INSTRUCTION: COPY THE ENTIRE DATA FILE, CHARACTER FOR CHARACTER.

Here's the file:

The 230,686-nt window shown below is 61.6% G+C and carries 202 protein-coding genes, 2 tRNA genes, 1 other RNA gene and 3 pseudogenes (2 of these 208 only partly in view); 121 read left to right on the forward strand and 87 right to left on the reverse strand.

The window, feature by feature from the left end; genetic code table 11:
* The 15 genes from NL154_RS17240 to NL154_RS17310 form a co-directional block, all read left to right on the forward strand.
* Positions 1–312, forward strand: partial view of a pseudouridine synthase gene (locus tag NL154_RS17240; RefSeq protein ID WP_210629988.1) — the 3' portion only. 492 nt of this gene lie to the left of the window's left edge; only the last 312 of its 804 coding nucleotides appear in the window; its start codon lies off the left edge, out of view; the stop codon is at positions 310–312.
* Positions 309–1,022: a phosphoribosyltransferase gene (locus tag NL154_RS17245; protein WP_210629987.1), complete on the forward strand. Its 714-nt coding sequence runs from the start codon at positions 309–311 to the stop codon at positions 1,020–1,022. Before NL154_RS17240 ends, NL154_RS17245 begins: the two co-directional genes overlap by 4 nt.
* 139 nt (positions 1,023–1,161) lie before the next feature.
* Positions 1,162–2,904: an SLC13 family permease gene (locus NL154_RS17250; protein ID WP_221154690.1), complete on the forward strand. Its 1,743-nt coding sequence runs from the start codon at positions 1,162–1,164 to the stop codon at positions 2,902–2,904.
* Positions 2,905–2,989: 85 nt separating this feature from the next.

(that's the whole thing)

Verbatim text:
The 230,686-nt window shown below is 61.6% G+C and carries 202 protein-coding genes, 2 tRNA genes, 1 other RNA gene and 3 pseudogenes (2 of these 208 only partly in view); 121 read left to right on the forward strand and 87 right to left on the reverse strand.

The window, feature by feature from the left end; genetic code table 11:
* The 15 genes from NL154_RS17240 to NL154_RS17310 form a co-directional block, all read left to right on the forward strand.
* Positions 1–312, forward strand: partial view of a pseudouridine synthase gene (locus tag NL154_RS17240; RefSeq protein ID WP_210629988.1) — the 3' portion only. 492 nt of this gene lie to the left of the window's left edge; only the last 312 of its 804 coding nucleotides appear in the window; its start codon lies off the left edge, out of view; the stop codon is at positions 310–312.
* Positions 309–1,022: a phosphoribosyltransferase gene (locus tag NL154_RS17245; protein WP_210629987.1), complete on the forward strand. Its 714-nt coding sequence runs from the start codon at positions 309–311 to the stop codon at positions 1,020–1,022. Before NL154_RS17240 ends, NL154_RS17245 begins: the two co-directional genes overlap by 4 nt.
* 139 nt (positions 1,023–1,161) lie before the next feature.
* Positions 1,162–2,904: an SLC13 family permease gene (locus NL154_RS17250; protein ID WP_221154690.1), complete on the forward strand. Its 1,743-nt coding sequence runs from the start codon at positions 1,162–1,164 to the stop codon at positions 2,902–2,904.
* Positions 2,905–2,989: 85 nt separating this feature from the next.